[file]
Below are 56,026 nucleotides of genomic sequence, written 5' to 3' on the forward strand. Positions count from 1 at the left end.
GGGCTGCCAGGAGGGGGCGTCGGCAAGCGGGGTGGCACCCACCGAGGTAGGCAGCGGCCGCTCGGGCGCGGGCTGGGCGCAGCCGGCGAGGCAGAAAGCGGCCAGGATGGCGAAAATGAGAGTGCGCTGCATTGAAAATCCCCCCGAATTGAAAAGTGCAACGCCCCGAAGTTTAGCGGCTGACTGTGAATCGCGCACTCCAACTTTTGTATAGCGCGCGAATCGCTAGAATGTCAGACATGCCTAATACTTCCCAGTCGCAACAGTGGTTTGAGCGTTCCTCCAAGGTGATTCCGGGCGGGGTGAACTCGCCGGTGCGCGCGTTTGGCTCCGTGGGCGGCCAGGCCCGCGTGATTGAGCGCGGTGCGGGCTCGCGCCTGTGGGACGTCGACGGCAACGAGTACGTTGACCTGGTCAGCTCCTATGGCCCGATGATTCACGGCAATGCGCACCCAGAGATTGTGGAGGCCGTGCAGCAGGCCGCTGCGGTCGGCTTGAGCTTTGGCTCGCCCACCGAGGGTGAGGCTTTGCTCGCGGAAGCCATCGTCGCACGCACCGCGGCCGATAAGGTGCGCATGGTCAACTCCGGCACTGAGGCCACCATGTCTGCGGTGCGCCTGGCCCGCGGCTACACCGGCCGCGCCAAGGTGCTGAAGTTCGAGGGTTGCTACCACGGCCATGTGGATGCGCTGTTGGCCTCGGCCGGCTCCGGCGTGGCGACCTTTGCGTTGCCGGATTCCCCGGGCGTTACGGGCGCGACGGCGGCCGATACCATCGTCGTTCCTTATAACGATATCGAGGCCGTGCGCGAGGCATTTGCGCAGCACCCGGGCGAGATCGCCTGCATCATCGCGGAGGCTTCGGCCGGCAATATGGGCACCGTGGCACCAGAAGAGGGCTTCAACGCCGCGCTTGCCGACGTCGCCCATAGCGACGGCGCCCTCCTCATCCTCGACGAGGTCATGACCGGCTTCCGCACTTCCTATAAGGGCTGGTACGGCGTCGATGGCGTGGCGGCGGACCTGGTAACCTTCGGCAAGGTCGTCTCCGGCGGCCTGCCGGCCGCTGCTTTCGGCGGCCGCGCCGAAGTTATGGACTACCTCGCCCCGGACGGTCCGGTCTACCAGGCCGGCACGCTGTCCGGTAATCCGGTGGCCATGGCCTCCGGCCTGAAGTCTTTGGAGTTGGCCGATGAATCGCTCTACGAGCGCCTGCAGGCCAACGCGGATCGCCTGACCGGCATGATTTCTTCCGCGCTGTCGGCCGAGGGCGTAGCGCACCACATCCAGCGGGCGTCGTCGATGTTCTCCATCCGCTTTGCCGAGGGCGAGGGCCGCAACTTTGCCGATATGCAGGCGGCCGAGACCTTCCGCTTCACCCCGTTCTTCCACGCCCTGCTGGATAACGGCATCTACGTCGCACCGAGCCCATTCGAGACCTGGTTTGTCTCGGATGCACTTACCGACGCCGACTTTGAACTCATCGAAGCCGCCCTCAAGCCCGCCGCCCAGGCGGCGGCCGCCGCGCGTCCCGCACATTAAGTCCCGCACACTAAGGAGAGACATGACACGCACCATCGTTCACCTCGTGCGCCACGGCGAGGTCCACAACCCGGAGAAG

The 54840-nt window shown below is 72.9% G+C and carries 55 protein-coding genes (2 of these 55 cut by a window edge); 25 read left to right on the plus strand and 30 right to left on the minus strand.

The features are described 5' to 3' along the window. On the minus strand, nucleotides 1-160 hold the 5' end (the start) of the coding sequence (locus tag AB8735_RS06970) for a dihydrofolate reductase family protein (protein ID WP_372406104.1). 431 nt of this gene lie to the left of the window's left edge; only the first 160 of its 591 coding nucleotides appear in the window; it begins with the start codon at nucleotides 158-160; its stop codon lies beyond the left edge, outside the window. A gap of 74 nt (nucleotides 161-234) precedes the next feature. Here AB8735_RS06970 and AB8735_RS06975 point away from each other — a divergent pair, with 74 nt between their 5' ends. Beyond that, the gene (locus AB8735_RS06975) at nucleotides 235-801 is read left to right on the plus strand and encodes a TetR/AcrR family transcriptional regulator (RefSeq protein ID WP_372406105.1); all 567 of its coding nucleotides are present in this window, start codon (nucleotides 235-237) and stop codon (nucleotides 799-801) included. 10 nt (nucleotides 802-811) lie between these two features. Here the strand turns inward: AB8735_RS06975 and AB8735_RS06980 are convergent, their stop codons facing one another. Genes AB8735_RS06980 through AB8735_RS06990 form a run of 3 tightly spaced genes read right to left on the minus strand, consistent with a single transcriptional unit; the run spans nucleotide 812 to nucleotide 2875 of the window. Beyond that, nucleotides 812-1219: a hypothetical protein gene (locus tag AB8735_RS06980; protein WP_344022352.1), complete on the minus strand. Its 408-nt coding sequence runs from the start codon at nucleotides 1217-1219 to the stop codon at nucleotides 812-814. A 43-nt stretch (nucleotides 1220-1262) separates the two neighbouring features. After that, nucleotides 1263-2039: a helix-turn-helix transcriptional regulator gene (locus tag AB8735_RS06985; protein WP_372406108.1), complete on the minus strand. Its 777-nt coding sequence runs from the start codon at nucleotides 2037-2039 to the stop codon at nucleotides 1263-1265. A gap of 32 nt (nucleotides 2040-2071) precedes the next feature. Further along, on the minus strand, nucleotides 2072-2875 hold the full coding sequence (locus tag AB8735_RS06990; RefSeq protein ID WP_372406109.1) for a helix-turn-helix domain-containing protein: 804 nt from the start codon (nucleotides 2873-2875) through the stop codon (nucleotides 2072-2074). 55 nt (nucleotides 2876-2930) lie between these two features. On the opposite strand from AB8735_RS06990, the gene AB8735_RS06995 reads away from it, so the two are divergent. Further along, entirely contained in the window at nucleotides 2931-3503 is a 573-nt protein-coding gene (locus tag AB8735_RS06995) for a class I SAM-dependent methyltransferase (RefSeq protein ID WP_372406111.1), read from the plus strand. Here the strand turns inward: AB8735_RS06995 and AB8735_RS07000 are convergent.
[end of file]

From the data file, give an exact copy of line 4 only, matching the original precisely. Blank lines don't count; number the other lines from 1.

The features are described 5' to 3' along the window. On the minus strand, nucleotides 1-160 hold the 5' end (the start) of the coding sequence (locus tag AB8735_RS06970) for a dihydrofolate reductase family protein (protein ID WP_372406104.1). 431 nt of this gene lie to the left of the window's left edge; only the first 160 of its 591 coding nucleotides appear in the window; it begins with the start codon at nucleotides 158-160; its stop codon lies beyond the left edge, outside the window. A gap of 74 nt (nucleotides 161-234) precedes the next feature. Here AB8735_RS06970 and AB8735_RS06975 point away from each other — a divergent pair, with 74 nt between their 5' ends. Beyond that, the gene (locus AB8735_RS06975) at nucleotides 235-801 is read left to right on the plus strand and encodes a TetR/AcrR family transcriptional regulator (RefSeq protein ID WP_372406105.1); all 567 of its coding nucleotides are present in this window, start codon (nucleotides 235-237) and stop codon (nucleotides 799-801) included. 10 nt (nucleotides 802-811) lie between these two features. Here the strand turns inward: AB8735_RS06975 and AB8735_RS06980 are convergent, their stop codons facing one another. Genes AB8735_RS06980 through AB8735_RS06990 form a run of 3 tightly spaced genes read right to left on the minus strand, consistent with a single transcriptional unit; the run spans nucleotide 812 to nucleotide 2875 of the window. Beyond that, nucleotides 812-1219: a hypothetical protein gene (locus tag AB8735_RS06980; protein WP_344022352.1), complete on the minus strand. Its 408-nt coding sequence runs from the start codon at nucleotides 1217-1219 to the stop codon at nucleotides 812-814. A 43-nt stretch (nucleotides 1220-1262) separates the two neighbouring features. After that, nucleotides 1263-2039: a helix-turn-helix transcriptional regulator gene (locus tag AB8735_RS06985; protein WP_372406108.1), complete on the minus strand. Its 777-nt coding sequence runs from the start codon at nucleotides 2037-2039 to the stop codon at nucleotides 1263-1265. A gap of 32 nt (nucleotides 2040-2071) precedes the next feature. Further along, on the minus strand, nucleotides 2072-2875 hold the full coding sequence (locus tag AB8735_RS06990; RefSeq protein ID WP_372406109.1) for a helix-turn-helix domain-containing protein: 804 nt from the start codon (nucleotides 2873-2875) through the stop codon (nucleotides 2072-2074). 55 nt (nucleotides 2876-2930) lie between these two features. On the opposite strand from AB8735_RS06990, the gene AB8735_RS06995 reads away from it, so the two are divergent. Further along, entirely contained in the window at nucleotides 2931-3503 is a 573-nt protein-coding gene (locus tag AB8735_RS06995) for a class I SAM-dependent methyltransferase (RefSeq protein ID WP_372406111.1), read from the plus strand. Here the strand turns inward: AB8735_RS06995 and AB8735_RS07000 are convergent.